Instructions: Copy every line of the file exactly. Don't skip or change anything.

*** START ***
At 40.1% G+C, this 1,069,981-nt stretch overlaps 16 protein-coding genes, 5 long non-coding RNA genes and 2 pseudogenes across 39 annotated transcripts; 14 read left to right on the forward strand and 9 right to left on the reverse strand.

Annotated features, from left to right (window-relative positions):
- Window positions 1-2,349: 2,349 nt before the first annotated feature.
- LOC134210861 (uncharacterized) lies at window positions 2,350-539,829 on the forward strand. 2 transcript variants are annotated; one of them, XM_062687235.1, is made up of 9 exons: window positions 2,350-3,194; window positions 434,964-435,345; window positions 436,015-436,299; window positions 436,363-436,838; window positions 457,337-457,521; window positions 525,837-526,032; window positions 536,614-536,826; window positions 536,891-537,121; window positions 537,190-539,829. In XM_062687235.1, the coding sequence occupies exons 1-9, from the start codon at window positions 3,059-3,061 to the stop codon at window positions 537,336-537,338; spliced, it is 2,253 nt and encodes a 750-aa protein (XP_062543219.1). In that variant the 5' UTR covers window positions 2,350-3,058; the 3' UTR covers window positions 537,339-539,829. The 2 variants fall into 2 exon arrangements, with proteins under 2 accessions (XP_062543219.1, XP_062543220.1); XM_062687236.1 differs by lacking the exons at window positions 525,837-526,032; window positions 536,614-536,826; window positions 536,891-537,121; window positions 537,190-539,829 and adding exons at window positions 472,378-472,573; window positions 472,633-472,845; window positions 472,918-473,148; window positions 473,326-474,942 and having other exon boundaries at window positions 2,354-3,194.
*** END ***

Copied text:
At 40.1% G+C, this 1,069,981-nt stretch overlaps 16 protein-coding genes, 5 long non-coding RNA genes and 2 pseudogenes across 39 annotated transcripts; 14 read left to right on the forward strand and 9 right to left on the reverse strand.

Annotated features, from left to right (window-relative positions):
- Window positions 1-2,349: 2,349 nt before the first annotated feature.
- LOC134210861 (uncharacterized) lies at window positions 2,350-539,829 on the forward strand. 2 transcript variants are annotated; one of them, XM_062687235.1, is made up of 9 exons: window positions 2,350-3,194; window positions 434,964-435,345; window positions 436,015-436,299; window positions 436,363-436,838; window positions 457,337-457,521; window positions 525,837-526,032; window positions 536,614-536,826; window positions 536,891-537,121; window positions 537,190-539,829. In XM_062687235.1, the coding sequence occupies exons 1-9, from the start codon at window positions 3,059-3,061 to the stop codon at window positions 537,336-537,338; spliced, it is 2,253 nt and encodes a 750-aa protein (XP_062543219.1). In that variant the 5' UTR covers window positions 2,350-3,058; the 3' UTR covers window positions 537,339-539,829. The 2 variants fall into 2 exon arrangements, with proteins under 2 accessions (XP_062543219.1, XP_062543220.1); XM_062687236.1 differs by lacking the exons at window positions 525,837-526,032; window positions 536,614-536,826; window positions 536,891-537,121; window positions 537,190-539,829 and adding exons at window positions 472,378-472,573; window positions 472,633-472,845; window positions 472,918-473,148; window positions 473,326-474,942 and having other exon boundaries at window positions 2,354-3,194.